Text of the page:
Hivelogic Podcast + Phone Prediction

January 5th, 2007

Dan Benjamin has a great weblog, and has just taken the plunge into the world of recorded audio broadcasting. Checkout the Hivelogic Podcast (direct feed), whose first episode features a chat with John Gruber of Daring Fireball. The quality of the podcast is already much higher than most first episodes, so I’m looking forward to listening to the series evolve.

The content of the first episode is centered around the rumored Apple cell phone, with John taking the position (and more-or-less convincing Dan) that Apple can’t announce a completed product at Macworld, because the product simply requires too many cooks in the kitchen. He suggests that if and when Apple pulls together all the required resources to build a complete product, there will be so many companies involved that a leak is inevitable.


But I’ve learned to never underestimate Apple’s ability to redefine the rules. There’s just no saying what they could have cooking up their sleeve. And they have a huge, competent workforce that has been mostly slapped into confidential submission. So I’ve got a bold prediction about the mythological Apple Phone (and yes, this is a real prediction, unlike my last phone entry).

To be honest, I don’t know enough about mobile phone technology to be qualified to speculate, but here goes. I know that among the alleged problems for Apple are:

  1. Apple has to make deals with wireless networks ahead of time.
  2. Apple can’t realistically produce a device that supports multiple standards (e.g. CDMA and GSM).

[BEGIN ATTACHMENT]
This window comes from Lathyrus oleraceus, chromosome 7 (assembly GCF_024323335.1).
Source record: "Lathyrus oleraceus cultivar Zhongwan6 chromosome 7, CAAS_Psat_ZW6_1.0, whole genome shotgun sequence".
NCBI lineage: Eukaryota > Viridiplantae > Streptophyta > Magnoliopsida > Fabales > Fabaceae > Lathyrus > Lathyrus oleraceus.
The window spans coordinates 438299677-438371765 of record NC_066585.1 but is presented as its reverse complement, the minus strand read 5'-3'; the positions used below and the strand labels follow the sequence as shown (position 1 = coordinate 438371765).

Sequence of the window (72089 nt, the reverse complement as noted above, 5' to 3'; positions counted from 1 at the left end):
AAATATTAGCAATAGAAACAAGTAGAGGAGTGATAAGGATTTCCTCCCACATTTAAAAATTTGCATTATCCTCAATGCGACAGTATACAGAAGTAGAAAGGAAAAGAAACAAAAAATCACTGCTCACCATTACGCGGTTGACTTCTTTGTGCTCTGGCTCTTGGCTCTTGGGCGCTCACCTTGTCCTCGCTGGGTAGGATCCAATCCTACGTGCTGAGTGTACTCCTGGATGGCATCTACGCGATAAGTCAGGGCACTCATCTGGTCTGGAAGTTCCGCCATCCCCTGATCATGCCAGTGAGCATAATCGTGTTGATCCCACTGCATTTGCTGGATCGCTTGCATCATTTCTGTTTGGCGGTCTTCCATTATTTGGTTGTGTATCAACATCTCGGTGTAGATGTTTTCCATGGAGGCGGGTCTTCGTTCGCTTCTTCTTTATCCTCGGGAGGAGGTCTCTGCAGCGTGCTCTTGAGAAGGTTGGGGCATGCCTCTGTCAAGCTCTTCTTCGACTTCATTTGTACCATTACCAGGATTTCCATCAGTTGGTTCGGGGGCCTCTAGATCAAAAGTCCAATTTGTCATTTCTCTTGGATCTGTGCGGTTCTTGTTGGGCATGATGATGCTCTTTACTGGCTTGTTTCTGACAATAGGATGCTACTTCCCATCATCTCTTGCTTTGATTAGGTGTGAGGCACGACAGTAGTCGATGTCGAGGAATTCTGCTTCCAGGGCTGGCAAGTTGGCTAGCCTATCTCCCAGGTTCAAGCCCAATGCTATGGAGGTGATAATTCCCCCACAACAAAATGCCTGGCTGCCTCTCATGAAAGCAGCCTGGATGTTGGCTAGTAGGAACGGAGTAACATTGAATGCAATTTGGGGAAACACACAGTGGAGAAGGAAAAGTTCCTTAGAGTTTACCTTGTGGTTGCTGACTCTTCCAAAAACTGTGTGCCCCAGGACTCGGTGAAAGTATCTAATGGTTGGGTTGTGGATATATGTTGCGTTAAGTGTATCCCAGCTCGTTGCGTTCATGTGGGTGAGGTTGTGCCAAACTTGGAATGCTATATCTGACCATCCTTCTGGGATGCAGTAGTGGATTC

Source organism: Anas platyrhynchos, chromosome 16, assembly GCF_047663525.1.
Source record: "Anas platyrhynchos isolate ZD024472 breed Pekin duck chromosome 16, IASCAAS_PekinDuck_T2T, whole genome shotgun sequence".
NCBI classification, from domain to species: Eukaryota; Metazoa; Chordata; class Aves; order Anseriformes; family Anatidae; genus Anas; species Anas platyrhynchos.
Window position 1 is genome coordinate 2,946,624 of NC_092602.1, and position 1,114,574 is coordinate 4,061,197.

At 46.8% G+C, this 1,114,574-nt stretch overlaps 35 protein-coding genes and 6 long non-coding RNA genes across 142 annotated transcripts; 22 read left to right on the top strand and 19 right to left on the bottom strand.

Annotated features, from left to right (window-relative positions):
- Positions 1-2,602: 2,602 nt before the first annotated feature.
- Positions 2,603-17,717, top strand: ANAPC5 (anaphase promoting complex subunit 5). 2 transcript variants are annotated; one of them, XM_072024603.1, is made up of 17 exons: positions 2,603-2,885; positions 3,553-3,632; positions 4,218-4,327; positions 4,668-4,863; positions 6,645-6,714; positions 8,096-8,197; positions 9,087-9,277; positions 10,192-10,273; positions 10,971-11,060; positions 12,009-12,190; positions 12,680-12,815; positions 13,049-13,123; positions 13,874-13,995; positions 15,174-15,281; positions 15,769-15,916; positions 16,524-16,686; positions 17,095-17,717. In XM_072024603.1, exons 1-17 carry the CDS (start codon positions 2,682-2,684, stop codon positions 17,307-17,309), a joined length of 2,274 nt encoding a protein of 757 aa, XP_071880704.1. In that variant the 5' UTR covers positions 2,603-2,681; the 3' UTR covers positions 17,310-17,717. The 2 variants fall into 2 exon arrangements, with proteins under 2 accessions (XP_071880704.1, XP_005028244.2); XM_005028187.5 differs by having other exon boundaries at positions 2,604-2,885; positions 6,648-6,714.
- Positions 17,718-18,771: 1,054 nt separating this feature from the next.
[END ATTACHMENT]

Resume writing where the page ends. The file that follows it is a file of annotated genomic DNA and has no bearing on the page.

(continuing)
So what’s my totally uneducated, shocking prediction for Macworld? Apple will get around these obstacles by redefining the mobile telephone market. Apple will modularize the “communication component” of mobile phones, by turning the hardware required for connecting to and communicating with any particular network a “snap-in” component: basically an extension of existing SIM cards. For existing SIM-card carriers, a module that adapts the SIM card to the necessary circuitry to communicate with a GSM network, and for other carriers, a module that handles the whole shebang. The whole thing will connect to the Apple Phone via a custom compartment underneath the battery. “Only Apple could have done this.”

You’ll buy one “iPhone,” and as many communications modules as you need for the various networks or vendors you do business with. As I understand it there are at least some vendors who will work with “unlocked” phones. That means roughly that the vendor will work with a “commmodity phone,” such as Apple could develop independently and secretly. But Apple doesn’t want to be limited to these commodity vendors, and they don’t want to confuse customers with a rash of different phones. So next week Apple will come out two mobile phone products:

  1. The Apple Phone. Part iPod, part phone, part magic.
  2. The Apple GSM Module. This will come bundled with the first Apple Phone as the only option, allowing the Apple phone to work with any vendor able to provide a GSM sim card.

At the Macworld keynote, Steve Jobs will hold up the world’s sexiest phone, which will glisten in the rapid-fire of flash photography as he announces instant availability for unlocked GSM networks. And one more thing: Apple is “anxious to work with any wireless network company that wants to develop an Apple Phone communications module for their customers. We’ve designed the a comprehensive hardware spec and we believe that most carriers should be able license and build these modules with a list price of $49.95USD, with a reasonable profit margin built-in.”